The leaves blown off the railroad and the area where this wall is being built for the engine house track. It's in this area where the temporary engine house will be built.



Leaf fall. A couple cold rainy weeks and then a windy night and all the leaves fall. This is what the bridge looked like before I spent an hour blowing leaves around the house...

Friday, October 9, 2009

Track repairs

The tracks down near Pine Hill Siding were leaning too far to the inside of the curve. It was causing derailments almost every time a train passed over.


The rebuilt section of track - Oct 5th, 2009

It was discovered that the rock wall below it had began to collapse. This area was in a very wet area on some loamy ground. I decided to rebuild the wall a little farther from the tracks using the old wall rock, some additional rocks and concrete (whereas most of the rest of the wall towards Wood Spur Switch is dry-stacked.)


Once this wall with new heavier foundation stones buried a little deeper in the hillside was built, more ballast was brought in and the tracks were brought up to 1/2 bubble from level to allow for a slight superelevation in this curve.



The drainage was also concreted to prevent undercutting - Oct 5th, 2009

It is very obvious how much farther the wall was built from the drain culvert. The rock was was built across below it and the upper sections of walls wrapped inwards to hold the ballast in check.


Pine Hill - Oct 5th, 2009

The maintenance of way gons are back being stored at the end of the tracks at Pine Hill.


Pine Hill Siding and the stacked wood supply for Wood Station - Oct 5th, 2009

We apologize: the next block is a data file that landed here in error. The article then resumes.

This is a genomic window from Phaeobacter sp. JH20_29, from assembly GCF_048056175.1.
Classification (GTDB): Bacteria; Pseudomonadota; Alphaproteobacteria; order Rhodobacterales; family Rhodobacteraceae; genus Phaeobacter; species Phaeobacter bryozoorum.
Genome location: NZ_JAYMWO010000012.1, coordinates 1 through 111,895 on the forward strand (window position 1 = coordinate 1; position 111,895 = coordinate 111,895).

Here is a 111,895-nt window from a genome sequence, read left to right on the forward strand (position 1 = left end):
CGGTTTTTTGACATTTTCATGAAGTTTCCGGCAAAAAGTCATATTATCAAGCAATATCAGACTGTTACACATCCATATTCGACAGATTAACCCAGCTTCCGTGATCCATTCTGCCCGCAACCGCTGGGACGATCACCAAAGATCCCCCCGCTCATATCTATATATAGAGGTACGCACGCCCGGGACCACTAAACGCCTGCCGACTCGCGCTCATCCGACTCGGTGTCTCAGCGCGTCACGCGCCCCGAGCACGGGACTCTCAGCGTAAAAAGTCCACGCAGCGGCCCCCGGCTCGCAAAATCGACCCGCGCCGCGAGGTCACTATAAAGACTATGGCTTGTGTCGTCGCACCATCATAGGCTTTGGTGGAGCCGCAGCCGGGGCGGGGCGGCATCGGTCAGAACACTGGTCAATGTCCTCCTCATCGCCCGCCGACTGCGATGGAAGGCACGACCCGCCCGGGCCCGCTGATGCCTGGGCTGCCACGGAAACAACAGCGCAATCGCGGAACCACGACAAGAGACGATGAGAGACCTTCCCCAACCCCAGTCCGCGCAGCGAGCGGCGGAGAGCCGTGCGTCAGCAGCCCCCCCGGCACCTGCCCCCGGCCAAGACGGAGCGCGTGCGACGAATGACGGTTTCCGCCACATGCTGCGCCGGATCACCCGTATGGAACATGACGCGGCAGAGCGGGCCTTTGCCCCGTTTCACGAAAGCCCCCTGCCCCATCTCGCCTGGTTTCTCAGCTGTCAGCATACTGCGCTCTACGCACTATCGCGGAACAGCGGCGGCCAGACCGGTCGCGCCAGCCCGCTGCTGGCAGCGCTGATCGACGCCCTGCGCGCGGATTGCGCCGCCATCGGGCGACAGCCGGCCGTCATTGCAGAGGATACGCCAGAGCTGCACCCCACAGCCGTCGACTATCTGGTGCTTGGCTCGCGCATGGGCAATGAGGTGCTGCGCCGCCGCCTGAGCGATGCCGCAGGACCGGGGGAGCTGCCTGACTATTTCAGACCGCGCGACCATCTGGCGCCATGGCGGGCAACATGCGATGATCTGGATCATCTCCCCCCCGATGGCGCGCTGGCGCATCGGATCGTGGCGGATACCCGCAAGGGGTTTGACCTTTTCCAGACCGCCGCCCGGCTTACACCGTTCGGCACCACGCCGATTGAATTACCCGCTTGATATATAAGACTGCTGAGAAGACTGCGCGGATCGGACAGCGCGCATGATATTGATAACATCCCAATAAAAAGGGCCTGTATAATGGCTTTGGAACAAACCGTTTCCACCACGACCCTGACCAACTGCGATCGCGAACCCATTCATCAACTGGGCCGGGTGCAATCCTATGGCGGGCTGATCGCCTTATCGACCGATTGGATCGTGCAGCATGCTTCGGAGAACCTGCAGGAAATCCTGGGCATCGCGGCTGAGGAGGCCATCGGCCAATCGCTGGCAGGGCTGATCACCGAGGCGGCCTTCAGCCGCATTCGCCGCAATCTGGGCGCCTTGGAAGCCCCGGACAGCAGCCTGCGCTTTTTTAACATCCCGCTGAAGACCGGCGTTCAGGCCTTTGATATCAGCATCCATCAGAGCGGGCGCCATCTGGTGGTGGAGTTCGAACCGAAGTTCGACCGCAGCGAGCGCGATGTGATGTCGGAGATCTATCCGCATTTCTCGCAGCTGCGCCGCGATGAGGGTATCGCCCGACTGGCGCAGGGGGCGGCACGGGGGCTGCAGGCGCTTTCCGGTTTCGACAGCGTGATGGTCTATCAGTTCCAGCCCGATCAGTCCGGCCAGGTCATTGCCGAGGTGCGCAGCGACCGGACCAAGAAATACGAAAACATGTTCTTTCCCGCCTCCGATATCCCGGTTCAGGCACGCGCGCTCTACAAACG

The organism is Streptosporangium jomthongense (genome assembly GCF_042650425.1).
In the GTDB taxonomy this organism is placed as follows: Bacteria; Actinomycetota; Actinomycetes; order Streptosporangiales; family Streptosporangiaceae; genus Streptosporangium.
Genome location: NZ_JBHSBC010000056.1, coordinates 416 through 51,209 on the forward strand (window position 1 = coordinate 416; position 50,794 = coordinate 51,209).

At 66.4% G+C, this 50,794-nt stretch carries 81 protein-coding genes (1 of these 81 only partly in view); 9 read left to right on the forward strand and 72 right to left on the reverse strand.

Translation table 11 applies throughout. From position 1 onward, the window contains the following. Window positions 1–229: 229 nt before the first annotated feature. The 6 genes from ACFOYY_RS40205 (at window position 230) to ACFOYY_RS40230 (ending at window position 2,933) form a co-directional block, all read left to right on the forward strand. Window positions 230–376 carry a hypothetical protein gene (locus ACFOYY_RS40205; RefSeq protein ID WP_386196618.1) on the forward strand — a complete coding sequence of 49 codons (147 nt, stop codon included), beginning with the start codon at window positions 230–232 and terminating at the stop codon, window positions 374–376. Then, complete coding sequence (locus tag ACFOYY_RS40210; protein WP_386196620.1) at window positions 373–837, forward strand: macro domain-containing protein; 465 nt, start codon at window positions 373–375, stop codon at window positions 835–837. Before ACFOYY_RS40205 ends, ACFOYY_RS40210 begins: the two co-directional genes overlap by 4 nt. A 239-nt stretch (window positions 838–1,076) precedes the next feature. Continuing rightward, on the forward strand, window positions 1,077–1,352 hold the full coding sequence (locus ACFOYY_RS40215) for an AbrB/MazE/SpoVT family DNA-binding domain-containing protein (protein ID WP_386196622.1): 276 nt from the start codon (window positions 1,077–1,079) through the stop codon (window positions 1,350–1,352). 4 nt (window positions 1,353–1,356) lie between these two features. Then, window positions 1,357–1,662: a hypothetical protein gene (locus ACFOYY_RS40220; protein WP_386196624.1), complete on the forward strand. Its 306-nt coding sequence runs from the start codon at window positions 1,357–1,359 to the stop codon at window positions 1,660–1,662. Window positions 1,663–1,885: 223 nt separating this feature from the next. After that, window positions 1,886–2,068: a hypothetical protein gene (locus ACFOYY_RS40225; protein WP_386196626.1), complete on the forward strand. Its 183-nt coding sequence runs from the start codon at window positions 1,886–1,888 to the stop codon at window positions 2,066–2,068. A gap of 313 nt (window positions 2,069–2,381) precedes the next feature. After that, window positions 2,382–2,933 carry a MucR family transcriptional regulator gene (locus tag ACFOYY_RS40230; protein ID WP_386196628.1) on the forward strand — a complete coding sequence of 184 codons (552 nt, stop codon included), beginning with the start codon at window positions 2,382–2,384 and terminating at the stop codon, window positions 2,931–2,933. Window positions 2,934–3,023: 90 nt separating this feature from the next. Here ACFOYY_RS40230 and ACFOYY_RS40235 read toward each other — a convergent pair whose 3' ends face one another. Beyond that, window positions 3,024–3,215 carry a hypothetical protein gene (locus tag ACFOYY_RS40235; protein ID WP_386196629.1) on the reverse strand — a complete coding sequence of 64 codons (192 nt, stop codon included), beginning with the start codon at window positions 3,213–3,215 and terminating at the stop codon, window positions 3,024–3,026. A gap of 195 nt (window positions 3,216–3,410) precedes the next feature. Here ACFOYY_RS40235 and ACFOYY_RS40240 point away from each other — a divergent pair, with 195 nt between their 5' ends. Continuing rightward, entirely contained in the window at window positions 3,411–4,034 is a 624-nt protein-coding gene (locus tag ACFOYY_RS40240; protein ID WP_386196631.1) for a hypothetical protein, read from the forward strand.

After the tracks were reopened, the log splitter, log loader and train got busy moving the wood to Pine Hill siding for stacking. (Of course I am the log splitter, log loader, train engineer, train conductor, log unloader and log stacker.) This is roughly half of the latest couple weeks haul of logs from up near Greensboro.

Friday, October 2, 2009


RGS #10 with new paint and working headlight.

The end of September was not too busy but the locomotive #10 continues to be worked on. New paint. working lights, motor work, etc. The light has a low and high beam setting. The horn is still not working and will need to be replaced.


RGS #10 with new paint.

The locomotive broke the link to the control arm and a new one had to be manufactured. The locomotive continues to have minor motor related issues. Mostly these are trying to get the accelerator to work in conjunction with the transmission so it will rev up the motor before engaging the transmission.


RGS blower "car"

Also added to the roster of equipment is a special rack which fits in the gondola which allows me to put the new leaf blower in the car to blow debris off the track. This car comes in handy when the debris is not larger sticks, chickens or dogs who do not get out of the way...